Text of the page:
A big pizza bar in a little town called Massa with marbled cliffs surrounding that apparently has one of Italy’s last remaining enclaves of anarchists (they live “in the hills”). Definitely one of the more colourful line-ups of the tour with solo female doom-metal opener from Berlin, Alos, who began her set by blessing the audience with a swig of red wine from a deep plate. And headliner Nero, a crazy Roman jazz band with a guitarist that babbled and cackled throughout their set. All touring bands are asked to sign bowls that are hung on the wall. Ours was placed right near similar bowls signed by Sodastream, Ninetynine and … Napalm Death.
But Pisa was my favourite show of the tour. In a ridiculously gorgeous de-consecrated church with frescoed ceilings and yawningly high proportions. It was a full-house. I played with no mic and no amplification and the crowd tuned in. The singing went round the whole space and bounced back to me like a ghost. Even the whispers sounded loud and I have rarely felt as elevated as I did playing in Cantiere di San Bernardo.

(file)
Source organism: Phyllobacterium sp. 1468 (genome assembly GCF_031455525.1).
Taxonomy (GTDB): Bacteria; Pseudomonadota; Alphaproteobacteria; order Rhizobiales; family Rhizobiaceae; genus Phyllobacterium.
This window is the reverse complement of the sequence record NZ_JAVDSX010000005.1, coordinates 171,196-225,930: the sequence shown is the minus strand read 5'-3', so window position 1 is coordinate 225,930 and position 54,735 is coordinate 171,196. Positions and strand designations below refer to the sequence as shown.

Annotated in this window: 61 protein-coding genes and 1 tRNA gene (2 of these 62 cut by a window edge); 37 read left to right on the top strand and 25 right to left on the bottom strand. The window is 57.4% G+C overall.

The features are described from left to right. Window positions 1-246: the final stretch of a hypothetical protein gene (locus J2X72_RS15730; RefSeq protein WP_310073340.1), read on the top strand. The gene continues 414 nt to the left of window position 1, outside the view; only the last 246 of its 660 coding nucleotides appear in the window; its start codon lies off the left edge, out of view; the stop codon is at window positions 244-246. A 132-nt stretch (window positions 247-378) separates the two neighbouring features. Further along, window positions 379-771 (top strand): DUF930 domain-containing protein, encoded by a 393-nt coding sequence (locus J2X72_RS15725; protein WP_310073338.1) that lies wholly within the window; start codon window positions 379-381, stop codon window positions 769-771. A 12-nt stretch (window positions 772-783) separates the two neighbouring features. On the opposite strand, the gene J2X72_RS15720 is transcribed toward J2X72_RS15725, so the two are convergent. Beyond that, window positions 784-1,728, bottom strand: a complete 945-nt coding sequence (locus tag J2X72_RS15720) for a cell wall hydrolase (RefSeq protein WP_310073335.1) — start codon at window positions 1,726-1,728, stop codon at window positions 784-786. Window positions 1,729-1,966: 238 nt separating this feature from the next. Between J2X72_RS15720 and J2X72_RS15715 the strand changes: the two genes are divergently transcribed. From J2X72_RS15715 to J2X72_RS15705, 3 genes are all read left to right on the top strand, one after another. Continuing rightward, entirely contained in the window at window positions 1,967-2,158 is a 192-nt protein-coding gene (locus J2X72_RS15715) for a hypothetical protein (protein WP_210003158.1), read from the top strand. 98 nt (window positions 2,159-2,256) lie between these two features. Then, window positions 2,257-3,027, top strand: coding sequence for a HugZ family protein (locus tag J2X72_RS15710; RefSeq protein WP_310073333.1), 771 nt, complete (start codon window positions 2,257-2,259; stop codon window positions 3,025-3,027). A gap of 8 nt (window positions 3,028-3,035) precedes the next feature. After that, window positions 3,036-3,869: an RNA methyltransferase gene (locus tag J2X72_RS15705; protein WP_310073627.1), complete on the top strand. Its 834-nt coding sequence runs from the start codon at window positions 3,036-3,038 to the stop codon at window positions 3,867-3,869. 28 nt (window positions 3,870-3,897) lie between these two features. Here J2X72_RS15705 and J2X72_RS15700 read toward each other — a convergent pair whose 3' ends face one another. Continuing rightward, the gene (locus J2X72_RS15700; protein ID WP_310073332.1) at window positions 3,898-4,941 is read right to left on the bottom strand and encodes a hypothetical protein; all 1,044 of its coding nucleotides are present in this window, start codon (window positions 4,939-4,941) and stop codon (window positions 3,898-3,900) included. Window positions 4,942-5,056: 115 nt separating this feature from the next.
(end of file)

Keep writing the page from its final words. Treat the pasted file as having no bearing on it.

Interesting line-up in this little “borough” of Venice called Mestre. Supporting hip-hop act Uochi Tochi who kicked off their set with a 15-minute (no less) diatribe of gracefully break-neck-speed Italian MC-ing that I didn’t understand but was riveted by. Caught a boat down the canal after gig back to the hotel. Unusual.
“The singing went round the whole space and bounced back to me like a ghost. Even the whispers sounded loud.”